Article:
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COOKING ONBOARD

By Robbie Johnson

Jamaica Jerk Marinade J

amaica jerk is without question one of the most distinctive tastes to be found in Caribbean cooking. Before I first visited the island myself, I had eaten many dishes at restaurants in the United States and Central America, each claiming to be “authentic” Jamaica-jerk-seasoned. But it was not until I sailed into Port Antonio, the old banana port on the north shore of Jamaica, and encountered first-hand “da real ting” at a Saturday market in the local parish that I realized what a stunningly distinctive taste it is. My first taste of “da real ting” was made all the more memorable by an unexpected appearance at the market of five female Voodoo practitioners screeching and dancing to the deafening beat of sticks-on-metal cans by a half-dozen Jamaican boys following in their wake. Dressed in immaculate white dresses and holding white-feathered chickens under their arms, the women leaped and twirled in frenzied worship, some

appearing to be in a trance-like state. Then suddenly, one of them grabbed a chicken by its neck and wrung the head free of the body. The headless chicken plopped to the ground, wings flapping, and ran amuck, wildly spewing blood from its stump. My daughter, who was about three-years-old at the time, remembers this bizarre demonstration more vividly than her first taste of the mouth-watering grilled Jamaica jerk chicken we bought later from a market vendor. There are probably more variations on the Jamaican jerk recipe than there are sailboats in the Caribbean. But the essential unchanging ingredients are Scotch Bonnet peppers, ground allspice, dried thyme and nutmeg. From there, it’s every chef for himself. This recipe is about as authentic as it gets, and I can assure you that no matter whether you use it with chicken, pork, or beef, you will experience “da real ting” straight from Jamaica. INGREDIENTS:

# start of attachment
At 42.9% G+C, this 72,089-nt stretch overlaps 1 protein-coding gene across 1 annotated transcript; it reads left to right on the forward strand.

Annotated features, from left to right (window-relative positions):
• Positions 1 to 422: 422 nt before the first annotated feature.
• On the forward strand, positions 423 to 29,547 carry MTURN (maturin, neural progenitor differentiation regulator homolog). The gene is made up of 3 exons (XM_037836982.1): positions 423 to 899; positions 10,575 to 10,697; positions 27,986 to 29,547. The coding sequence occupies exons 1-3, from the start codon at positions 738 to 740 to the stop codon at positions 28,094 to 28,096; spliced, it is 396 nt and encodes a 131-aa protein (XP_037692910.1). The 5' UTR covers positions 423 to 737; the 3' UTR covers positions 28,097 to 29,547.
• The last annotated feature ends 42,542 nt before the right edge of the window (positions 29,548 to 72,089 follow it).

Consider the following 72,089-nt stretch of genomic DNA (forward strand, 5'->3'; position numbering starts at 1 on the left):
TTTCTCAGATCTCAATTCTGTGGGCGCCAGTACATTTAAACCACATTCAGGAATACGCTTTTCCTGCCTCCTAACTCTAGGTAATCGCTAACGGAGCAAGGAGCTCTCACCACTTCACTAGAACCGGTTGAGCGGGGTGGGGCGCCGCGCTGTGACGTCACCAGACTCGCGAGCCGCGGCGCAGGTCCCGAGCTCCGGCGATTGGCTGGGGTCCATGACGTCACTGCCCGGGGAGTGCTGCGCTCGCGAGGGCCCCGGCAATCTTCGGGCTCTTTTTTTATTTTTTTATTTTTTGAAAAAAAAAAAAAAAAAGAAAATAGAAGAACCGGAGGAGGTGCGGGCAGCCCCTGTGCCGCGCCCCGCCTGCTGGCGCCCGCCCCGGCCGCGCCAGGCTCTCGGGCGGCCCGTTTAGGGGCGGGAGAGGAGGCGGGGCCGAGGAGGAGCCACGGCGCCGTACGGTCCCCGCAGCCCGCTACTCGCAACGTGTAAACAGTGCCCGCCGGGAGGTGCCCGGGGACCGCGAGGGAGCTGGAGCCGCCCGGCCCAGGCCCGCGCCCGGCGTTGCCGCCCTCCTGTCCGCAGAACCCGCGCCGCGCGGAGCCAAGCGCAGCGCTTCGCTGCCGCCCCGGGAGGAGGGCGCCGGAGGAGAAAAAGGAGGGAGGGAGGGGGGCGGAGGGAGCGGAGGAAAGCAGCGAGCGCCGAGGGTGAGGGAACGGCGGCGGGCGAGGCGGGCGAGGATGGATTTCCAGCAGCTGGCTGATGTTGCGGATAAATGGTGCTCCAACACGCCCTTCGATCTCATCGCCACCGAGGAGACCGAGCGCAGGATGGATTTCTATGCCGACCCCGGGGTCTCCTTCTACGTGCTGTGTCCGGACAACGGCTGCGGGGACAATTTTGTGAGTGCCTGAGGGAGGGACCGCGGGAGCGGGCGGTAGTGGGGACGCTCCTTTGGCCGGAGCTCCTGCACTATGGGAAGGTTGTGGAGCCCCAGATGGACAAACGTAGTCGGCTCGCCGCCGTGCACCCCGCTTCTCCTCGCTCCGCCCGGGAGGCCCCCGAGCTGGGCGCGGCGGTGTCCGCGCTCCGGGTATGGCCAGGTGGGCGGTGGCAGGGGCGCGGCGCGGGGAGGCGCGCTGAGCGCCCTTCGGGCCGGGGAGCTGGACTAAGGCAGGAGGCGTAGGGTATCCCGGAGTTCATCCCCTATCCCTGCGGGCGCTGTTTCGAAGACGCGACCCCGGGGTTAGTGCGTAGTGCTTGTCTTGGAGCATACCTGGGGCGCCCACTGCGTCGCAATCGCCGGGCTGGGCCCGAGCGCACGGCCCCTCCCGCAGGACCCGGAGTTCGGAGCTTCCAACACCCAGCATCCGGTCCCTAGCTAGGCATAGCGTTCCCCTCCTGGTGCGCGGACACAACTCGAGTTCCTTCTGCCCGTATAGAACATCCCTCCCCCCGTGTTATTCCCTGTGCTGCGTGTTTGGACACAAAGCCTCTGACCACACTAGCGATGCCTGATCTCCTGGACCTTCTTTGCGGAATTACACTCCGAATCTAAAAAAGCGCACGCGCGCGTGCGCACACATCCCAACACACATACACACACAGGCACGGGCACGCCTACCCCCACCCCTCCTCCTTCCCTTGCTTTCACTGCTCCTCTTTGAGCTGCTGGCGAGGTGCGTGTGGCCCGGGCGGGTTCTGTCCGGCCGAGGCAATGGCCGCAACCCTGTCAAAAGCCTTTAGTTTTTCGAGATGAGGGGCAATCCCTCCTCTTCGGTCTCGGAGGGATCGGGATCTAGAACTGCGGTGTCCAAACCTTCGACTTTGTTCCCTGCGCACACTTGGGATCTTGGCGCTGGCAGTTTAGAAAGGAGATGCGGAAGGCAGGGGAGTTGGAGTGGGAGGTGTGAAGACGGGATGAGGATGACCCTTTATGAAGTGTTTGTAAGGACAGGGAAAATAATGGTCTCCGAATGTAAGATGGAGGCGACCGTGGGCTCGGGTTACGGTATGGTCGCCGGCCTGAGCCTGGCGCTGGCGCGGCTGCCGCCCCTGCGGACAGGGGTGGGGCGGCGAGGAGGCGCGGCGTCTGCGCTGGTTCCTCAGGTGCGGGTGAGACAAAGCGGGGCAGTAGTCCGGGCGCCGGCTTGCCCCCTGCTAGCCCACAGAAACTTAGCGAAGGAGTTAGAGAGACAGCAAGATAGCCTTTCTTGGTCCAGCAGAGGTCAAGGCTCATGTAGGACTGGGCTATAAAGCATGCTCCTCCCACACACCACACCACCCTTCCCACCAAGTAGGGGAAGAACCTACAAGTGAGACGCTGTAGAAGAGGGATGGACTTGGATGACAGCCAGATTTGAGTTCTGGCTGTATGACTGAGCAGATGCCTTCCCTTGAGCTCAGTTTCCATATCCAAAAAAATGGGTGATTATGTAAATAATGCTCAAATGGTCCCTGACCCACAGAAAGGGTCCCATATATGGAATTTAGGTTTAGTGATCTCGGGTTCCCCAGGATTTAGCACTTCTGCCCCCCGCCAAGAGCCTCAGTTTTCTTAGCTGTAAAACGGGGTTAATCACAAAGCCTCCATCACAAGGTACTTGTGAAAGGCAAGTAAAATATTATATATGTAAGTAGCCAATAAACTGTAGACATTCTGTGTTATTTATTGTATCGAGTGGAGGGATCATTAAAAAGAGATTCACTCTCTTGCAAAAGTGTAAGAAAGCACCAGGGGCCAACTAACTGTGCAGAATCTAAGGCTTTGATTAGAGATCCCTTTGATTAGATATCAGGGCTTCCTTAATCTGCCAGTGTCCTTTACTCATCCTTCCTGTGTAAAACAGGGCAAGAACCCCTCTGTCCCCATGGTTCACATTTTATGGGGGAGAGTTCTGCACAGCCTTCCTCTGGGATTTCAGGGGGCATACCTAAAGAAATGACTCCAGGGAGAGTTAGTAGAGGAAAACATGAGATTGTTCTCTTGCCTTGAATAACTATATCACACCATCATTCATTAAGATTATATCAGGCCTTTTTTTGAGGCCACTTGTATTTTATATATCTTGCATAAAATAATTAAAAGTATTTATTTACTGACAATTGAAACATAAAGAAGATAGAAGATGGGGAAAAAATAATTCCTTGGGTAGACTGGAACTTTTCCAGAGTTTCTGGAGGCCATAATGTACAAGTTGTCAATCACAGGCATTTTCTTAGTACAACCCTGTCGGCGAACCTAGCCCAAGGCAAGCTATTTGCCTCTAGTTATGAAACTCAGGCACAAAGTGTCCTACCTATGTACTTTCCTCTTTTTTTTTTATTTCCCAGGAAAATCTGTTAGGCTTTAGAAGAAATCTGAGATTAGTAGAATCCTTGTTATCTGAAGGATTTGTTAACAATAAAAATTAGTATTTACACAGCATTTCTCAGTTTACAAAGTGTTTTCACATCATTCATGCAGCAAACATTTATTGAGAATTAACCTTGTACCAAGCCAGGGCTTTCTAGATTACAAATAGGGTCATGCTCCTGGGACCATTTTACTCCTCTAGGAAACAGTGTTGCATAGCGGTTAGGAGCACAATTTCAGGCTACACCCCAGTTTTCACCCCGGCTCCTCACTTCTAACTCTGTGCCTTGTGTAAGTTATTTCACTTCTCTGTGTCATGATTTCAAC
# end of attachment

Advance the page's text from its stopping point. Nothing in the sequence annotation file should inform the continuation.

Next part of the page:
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October 2010

SOUTHWINDS

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2 Scotch Bonnet peppers, seeded, coarsely chopped ½ cup scallions, minced 1 tablespoon garlic, chopped ½ tablespoon dried thyme ½ tablespoon ground allspice ½ tablespoon ground cinnamon ¼ tablespoon nutmeg ¼ cup dark brown sugar 1 cup ketchup ½ cup vegetable oil ½ cup cider vinegar Salt and pepper to taste PREPARATION: Just combine all of the ingredients in a food processor and process until smooth. The chosen meat should be allowed to marinate for at least several hours, preferably overnight in a cooler. One of my favorites is to take inexpensive chicken leg quarters, hack them apart with a cleaver, pull back the skins and rub the meat with the marinade, then pull the skin back into place and cover all the chicken in a stainless steel bowl with the marinade. I turn the chicken several times during the day; the aroma makes your mouth water! Now, just heat and oil the grill, and brown the chicken quickly over medium-high heat; then reduce the heat and cook more slowly for about 45 minutes. Serve with rice and peas, or maybe plantains fried in butter. A nice tropical fruit salad would be great, too. Welcome to Jamaica! Robbie Johnson lives aboard a steel Tahiti Ketch and is the author of Gourmet Underway – A Sailor’s Cookbook. Order his book at www.gourmetunderway.com. www.southwindsmagazine.com


Southwindsoctober2010